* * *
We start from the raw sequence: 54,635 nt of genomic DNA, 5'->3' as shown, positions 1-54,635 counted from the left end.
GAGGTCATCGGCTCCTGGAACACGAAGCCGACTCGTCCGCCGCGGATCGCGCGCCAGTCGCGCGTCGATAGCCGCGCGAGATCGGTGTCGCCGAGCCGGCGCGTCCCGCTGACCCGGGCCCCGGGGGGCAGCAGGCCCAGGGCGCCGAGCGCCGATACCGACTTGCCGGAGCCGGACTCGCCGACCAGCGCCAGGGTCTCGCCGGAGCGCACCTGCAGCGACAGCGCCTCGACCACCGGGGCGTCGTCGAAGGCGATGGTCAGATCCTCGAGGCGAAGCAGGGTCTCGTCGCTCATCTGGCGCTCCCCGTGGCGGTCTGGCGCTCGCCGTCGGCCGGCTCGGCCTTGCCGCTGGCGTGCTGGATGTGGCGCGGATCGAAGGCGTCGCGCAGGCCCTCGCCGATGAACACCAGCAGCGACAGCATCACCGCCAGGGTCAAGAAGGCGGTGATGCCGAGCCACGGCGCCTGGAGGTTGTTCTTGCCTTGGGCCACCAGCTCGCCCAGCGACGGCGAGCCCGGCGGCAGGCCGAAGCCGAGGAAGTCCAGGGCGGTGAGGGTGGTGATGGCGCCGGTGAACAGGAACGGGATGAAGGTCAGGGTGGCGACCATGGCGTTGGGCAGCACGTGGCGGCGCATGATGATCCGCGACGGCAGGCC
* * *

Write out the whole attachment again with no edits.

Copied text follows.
We start from the raw sequence: 54,635 nt of genomic DNA, 5'->3' as shown, positions 1-54,635 counted from the left end.
GAGGTCATCGGCTCCTGGAACACGAAGCCGACTCGTCCGCCGCGGATCGCGCGCCAGTCGCGCGTCGATAGCCGCGCGAGATCGGTGTCGCCGAGCCGGCGCGTCCCGCTGACCCGGGCCCCGGGGGGCAGCAGGCCCAGGGCGCCGAGCGCCGATACCGACTTGCCGGAGCCGGACTCGCCGACCAGCGCCAGGGTCTCGCCGGAGCGCACCTGCAGCGACAGCGCCTCGACCACCGGGGCGTCGTCGAAGGCGATGGTCAGATCCTCGAGGCGAAGCAGGGTCTCGTCGCTCATCTGGCGCTCCCCGTGGCGGTCTGGCGCTCGCCGTCGGCCGGCTCGGCCTTGCCGCTGGCGTGCTGGATGTGGCGCGGATCGAAGGCGTCGCGCAGGCCCTCGCCGATGAACACCAGCAGCGACAGCATCACCGCCAGGGTCAAGAAGGCGGTGATGCCGAGCCACGGCGCCTGGAGGTTGTTCTTGCCTTGGGCCACCAGCTCGCCCAGCGACGGCGAGCCCGGCGGCAGGCCGAAGCCGAGGAAGTCCAGGGCGGTGAGGGTGGTGATGGCGCCGGTGAACAGGAACGGGATGAAGGTCAGGGTGGCGACCATGGCGTTGGGCAGCACGTGGCGGCGCATGATGATCCGCGACGGCAGGCC